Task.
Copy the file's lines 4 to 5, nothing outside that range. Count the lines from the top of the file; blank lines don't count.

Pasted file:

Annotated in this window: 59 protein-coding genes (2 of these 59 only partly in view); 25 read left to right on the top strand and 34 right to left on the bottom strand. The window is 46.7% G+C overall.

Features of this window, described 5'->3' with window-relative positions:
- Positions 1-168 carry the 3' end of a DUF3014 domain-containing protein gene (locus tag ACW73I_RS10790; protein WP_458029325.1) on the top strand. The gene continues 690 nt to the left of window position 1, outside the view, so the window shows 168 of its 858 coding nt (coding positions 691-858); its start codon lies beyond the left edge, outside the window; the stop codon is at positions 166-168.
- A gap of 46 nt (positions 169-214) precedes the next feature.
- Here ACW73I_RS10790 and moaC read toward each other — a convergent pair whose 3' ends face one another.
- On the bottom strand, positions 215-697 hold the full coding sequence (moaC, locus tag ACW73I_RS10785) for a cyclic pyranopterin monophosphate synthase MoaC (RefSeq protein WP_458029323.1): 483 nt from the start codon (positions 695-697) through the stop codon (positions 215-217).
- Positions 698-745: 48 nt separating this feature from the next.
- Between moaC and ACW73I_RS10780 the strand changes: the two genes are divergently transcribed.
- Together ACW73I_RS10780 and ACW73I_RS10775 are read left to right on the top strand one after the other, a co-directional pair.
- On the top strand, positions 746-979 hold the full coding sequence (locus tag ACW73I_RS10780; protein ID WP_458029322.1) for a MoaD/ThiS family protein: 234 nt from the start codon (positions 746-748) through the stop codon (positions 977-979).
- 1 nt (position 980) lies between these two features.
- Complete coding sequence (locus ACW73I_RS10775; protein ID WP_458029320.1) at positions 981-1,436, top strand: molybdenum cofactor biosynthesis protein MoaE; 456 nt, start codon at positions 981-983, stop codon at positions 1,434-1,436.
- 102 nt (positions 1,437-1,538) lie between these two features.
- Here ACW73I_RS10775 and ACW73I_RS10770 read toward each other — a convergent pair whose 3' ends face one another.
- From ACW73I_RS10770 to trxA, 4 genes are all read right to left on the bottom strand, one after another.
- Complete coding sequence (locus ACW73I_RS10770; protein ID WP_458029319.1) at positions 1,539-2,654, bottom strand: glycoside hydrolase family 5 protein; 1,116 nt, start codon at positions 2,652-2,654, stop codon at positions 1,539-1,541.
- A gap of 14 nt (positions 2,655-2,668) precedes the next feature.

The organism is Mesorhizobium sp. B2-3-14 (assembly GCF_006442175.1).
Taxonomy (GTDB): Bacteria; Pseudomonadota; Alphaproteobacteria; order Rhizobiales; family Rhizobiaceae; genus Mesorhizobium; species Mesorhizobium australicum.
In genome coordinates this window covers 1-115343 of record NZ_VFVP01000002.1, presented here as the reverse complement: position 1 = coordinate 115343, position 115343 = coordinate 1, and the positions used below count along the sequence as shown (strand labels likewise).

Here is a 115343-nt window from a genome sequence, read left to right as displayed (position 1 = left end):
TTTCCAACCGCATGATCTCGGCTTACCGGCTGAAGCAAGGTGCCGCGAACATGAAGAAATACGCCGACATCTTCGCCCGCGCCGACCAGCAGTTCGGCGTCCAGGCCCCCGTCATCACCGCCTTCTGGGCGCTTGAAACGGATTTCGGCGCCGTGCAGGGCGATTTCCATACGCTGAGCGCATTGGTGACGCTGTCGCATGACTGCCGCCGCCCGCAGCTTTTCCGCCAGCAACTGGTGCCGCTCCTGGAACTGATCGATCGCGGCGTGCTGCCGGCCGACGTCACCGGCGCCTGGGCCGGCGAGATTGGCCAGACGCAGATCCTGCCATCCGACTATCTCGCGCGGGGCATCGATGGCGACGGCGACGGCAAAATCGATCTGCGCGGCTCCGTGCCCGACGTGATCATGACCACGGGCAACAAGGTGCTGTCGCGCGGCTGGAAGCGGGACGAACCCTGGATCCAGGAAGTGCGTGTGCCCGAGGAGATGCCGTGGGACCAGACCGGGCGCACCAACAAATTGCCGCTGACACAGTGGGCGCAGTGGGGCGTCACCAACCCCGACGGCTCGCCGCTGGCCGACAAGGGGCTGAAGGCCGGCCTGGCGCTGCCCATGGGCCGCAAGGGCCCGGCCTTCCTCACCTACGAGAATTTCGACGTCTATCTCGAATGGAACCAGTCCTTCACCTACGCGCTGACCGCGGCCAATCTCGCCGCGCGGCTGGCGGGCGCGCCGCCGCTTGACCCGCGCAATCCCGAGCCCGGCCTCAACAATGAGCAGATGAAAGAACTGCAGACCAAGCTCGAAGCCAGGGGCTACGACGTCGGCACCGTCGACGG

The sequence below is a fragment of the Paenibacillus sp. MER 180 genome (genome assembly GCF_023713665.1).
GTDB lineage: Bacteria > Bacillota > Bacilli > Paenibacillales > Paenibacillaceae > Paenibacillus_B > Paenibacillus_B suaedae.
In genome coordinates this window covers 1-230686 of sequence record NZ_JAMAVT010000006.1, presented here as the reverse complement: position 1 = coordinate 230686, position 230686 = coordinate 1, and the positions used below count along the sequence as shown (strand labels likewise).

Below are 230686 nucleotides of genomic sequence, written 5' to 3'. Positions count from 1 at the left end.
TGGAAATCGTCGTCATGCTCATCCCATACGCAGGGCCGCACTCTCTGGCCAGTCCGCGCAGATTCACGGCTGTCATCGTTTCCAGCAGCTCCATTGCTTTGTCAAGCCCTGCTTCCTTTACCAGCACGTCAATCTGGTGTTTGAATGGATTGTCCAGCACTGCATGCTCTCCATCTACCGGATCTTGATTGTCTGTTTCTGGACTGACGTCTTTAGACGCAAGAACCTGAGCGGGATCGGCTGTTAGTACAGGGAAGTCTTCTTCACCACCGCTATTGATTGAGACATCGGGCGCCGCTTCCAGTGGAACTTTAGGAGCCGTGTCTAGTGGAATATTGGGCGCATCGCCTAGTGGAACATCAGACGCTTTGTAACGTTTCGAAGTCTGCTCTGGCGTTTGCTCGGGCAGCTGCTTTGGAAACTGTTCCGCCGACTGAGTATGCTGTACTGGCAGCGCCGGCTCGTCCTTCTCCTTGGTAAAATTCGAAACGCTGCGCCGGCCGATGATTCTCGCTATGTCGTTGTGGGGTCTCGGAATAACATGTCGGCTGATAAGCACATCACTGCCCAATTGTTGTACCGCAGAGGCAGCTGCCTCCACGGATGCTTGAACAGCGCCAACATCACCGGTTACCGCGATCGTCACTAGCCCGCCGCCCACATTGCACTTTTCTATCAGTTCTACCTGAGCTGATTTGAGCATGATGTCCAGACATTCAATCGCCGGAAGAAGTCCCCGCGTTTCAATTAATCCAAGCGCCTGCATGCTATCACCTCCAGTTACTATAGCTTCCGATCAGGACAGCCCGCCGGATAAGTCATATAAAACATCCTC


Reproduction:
- A gap of 46 nt (positions 169-214) precedes the next feature.
- Here ACW73I_RS10790 and moaC read toward each other — a convergent pair whose 3' ends face one another.